By now, most people have seen photos and read news accounts of the fuel spill that occurred on April 8th, 2015 in English Bay, the impacts of which are still being determined. It is important to note that Vancouver’s waters are under federal jurisdiction and are overseen by the Vancouver Port Authority while the Canadian Coast Guard is tasked with responding to such an emergency.
It is clear that the response to the spill in English Bay was both slow and poorly coordinated. It took over six hours for the Coast Guard to respond (from Richmond – 17 nautical miles from where the Kitsilano Coast Guard station, now closed, used to be) and 12 hours to notify the City of Vancouver. As different levels of government point fingers at each other, the bigger question remains: what would this have looked like if, instead of a grain ship purging fuel, it was an oil tanker? If, instead of 2700L it was hundreds of thousands of liters?
The Kinder Morgan project plans to twin the Trans-Mountain pipeline and dramatically increase the number of tankers carrying crude oil from the Tar Sands through Vancouver’s waters. The resulting increase in tanker traffic poses serious threats to the marine ecosystems, people and wildlife (not to mention the implications for our climate). We support the work of the City of Vancouver as they prepare a strong case of concerns for the Kinder Morgan project which will be presented to the National Energy Board reviewing the project. We agree with the City of Vancouver that it is our right as citizens to have a say in decisions that could endanger our ecosystem, economy and food supply.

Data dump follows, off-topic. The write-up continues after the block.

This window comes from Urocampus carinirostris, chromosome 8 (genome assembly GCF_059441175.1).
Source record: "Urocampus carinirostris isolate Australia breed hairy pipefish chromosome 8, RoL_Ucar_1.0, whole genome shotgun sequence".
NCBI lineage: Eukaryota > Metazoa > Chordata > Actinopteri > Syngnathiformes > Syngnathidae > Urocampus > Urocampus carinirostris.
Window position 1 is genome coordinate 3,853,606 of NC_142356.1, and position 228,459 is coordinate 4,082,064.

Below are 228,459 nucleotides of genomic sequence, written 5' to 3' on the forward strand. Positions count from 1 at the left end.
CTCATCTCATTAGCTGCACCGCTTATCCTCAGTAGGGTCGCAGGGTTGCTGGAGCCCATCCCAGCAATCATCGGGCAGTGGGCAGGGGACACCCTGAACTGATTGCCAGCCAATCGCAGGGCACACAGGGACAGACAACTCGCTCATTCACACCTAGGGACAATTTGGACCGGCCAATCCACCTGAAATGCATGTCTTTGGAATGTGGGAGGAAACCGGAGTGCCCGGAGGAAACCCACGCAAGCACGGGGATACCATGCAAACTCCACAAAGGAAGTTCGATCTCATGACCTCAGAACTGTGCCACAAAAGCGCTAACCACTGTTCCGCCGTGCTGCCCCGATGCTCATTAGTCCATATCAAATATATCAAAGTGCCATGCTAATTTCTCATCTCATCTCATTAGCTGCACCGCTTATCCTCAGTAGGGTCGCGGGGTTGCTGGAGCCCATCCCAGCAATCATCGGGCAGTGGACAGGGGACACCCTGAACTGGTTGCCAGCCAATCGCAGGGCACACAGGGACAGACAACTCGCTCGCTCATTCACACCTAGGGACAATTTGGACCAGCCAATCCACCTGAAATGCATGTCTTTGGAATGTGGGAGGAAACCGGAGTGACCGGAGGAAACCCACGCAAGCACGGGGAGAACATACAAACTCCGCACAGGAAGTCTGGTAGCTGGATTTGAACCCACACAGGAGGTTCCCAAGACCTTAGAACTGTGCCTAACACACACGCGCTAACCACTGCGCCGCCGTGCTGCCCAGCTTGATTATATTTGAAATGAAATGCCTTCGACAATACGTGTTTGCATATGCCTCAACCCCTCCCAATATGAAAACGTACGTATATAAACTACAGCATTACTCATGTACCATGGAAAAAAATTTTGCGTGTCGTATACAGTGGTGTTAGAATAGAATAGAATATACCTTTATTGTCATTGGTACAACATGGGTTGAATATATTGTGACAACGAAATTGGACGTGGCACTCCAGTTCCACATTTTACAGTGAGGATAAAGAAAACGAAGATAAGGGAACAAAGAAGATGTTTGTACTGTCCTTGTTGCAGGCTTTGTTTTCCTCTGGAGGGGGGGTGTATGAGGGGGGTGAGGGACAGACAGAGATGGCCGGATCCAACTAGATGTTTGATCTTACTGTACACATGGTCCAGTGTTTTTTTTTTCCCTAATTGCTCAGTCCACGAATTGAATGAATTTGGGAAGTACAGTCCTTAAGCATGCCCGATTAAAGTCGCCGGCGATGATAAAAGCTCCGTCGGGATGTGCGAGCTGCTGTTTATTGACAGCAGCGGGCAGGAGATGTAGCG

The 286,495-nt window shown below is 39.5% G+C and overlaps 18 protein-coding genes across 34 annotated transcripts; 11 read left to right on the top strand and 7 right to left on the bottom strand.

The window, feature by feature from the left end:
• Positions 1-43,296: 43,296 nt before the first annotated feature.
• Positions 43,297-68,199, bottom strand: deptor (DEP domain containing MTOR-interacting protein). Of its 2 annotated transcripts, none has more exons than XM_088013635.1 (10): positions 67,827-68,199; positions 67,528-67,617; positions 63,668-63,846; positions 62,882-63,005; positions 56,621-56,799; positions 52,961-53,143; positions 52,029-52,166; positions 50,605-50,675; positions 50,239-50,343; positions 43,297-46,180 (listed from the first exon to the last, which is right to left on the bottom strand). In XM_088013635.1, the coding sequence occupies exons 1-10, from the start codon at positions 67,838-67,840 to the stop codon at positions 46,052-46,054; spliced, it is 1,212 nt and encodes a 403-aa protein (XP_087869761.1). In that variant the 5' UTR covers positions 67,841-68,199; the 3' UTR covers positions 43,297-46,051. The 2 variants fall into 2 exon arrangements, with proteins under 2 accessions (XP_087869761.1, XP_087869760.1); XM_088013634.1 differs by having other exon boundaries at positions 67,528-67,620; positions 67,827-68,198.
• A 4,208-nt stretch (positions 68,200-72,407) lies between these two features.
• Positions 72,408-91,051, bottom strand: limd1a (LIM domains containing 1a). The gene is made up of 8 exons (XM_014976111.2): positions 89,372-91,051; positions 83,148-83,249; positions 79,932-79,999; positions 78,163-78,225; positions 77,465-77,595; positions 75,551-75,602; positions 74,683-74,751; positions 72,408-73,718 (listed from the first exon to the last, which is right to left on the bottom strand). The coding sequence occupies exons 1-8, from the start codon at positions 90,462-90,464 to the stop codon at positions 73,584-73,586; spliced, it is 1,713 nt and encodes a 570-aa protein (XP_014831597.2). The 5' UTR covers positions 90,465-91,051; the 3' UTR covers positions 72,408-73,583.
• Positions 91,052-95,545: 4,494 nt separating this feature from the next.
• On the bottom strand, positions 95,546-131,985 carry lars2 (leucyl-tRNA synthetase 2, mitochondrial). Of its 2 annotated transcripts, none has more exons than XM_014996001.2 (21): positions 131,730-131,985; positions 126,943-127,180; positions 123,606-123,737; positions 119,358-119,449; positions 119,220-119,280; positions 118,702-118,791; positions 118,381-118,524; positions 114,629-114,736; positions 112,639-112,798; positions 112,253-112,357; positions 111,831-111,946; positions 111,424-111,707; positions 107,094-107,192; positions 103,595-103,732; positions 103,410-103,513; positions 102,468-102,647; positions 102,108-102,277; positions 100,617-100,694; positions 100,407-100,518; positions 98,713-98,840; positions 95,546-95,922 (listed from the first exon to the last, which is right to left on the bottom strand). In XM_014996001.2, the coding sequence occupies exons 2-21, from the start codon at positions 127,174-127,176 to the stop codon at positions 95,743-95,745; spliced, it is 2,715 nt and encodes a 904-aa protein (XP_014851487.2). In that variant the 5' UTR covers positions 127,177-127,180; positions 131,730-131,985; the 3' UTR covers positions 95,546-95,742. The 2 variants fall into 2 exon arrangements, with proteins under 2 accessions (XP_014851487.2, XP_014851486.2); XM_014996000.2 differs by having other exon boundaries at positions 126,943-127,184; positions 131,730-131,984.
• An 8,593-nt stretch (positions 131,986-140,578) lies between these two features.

To do our part, SPEC’s Energy Committee works to educate individuals, businesses and children about renewable energy and energy saving methods to reduce their energy footprint. SPEC offers opportunities for groups and individuals to view and learn about practical, long-term energy solutions to climate change. SPEC’s Zero Fossil Fuels Campaign raises awareness about the issues related to the use of fossil fuels in our community and educates people on how we could completely eliminate the use of all fossil fuels within the City of Vancouver using strategies that have already been implemented here or elsewhere.
If you are looking for a way to get more involved, become a SPEC member and/or volunteer with one of our committees or programs. You can also sign up for our newsletter to stay up-to-date with our campaigns.
We also encourage our supporters to check out the Georgia Strait Alliance, a citizen-led advocacy organization fighting for protection of the marine environment in and around the Georgia Strait.